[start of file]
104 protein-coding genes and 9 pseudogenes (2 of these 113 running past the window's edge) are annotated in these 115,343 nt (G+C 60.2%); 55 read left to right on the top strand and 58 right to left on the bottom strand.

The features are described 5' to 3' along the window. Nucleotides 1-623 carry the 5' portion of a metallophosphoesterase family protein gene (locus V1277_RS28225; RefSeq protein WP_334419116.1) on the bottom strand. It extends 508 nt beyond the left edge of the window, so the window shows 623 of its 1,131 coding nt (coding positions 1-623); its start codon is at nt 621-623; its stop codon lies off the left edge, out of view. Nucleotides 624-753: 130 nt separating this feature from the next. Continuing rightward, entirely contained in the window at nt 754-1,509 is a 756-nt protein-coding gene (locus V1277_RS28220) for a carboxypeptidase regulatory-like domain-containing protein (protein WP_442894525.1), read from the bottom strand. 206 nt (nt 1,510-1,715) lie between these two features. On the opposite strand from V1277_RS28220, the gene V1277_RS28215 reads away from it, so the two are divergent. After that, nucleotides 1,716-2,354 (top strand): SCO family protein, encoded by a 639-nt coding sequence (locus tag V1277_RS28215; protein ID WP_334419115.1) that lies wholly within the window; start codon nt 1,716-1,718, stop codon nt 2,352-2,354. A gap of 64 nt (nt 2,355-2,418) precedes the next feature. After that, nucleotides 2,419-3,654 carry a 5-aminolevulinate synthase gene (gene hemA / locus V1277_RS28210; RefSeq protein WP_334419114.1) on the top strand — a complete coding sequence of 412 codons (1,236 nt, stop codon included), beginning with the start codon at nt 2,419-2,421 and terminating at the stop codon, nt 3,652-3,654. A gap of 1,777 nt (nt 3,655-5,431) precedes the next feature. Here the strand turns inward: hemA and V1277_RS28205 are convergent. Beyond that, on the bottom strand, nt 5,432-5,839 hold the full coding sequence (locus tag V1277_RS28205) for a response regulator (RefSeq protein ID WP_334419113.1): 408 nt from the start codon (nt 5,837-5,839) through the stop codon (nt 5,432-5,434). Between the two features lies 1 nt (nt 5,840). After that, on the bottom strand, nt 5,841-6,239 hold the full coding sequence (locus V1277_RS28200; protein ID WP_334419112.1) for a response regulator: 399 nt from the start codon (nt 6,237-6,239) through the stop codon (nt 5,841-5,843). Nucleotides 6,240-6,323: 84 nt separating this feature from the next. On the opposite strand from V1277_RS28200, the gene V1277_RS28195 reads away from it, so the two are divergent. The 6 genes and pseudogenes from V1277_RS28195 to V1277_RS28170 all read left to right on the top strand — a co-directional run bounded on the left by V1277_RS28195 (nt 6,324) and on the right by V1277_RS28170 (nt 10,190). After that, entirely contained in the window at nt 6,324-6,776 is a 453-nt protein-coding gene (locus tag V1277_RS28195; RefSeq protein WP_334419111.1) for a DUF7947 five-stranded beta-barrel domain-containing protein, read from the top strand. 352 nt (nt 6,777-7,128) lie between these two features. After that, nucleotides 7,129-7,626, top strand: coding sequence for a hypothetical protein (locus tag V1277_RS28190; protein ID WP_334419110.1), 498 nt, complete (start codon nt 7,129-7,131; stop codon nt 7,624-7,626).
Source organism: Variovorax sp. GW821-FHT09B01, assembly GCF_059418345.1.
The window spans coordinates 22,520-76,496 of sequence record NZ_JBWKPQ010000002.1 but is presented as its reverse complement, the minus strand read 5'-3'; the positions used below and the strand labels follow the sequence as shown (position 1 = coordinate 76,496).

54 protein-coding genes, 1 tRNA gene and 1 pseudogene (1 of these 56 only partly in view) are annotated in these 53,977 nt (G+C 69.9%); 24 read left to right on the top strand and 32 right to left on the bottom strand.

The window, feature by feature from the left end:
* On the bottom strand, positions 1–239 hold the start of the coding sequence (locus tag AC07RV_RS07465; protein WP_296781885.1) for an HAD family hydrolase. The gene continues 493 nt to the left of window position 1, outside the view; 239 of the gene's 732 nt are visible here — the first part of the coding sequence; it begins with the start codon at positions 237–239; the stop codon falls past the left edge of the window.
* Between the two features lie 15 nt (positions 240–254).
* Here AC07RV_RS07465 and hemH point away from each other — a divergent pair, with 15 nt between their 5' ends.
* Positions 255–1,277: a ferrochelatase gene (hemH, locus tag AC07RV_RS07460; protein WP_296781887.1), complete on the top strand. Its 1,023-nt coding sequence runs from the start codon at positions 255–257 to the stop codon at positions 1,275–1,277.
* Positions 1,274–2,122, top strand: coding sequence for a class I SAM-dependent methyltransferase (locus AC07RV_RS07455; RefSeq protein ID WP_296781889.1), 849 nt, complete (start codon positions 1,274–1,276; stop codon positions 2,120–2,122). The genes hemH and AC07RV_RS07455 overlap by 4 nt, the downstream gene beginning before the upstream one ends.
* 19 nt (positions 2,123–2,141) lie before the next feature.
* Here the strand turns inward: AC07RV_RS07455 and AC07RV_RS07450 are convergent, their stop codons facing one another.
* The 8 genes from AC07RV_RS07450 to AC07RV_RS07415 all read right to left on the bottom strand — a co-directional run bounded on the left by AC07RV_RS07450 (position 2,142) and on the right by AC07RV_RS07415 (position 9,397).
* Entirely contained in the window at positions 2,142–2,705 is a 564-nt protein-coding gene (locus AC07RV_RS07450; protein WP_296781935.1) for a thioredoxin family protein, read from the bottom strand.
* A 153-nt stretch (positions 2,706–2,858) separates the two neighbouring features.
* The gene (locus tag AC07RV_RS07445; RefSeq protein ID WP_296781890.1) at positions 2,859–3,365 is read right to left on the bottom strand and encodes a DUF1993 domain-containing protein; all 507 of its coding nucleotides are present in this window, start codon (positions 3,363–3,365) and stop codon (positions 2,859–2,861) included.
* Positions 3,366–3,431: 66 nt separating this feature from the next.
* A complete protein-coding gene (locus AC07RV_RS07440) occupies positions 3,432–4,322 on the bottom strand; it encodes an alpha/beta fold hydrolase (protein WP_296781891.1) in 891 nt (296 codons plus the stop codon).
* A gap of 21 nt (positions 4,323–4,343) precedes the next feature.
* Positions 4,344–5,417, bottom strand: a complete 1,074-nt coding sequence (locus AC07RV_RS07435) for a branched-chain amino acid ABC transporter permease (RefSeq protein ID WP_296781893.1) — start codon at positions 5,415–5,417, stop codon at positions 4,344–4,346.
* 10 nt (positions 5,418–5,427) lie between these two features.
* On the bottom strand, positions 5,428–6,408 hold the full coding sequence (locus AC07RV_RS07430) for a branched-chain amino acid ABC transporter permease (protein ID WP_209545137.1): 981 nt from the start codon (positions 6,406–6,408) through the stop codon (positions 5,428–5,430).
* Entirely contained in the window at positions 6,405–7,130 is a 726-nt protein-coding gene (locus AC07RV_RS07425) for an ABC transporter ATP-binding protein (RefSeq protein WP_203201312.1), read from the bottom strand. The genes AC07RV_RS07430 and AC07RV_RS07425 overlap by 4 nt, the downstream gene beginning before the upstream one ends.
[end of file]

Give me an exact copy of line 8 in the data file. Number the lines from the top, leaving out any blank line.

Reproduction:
* Between the two features lie 15 nt (positions 240–254).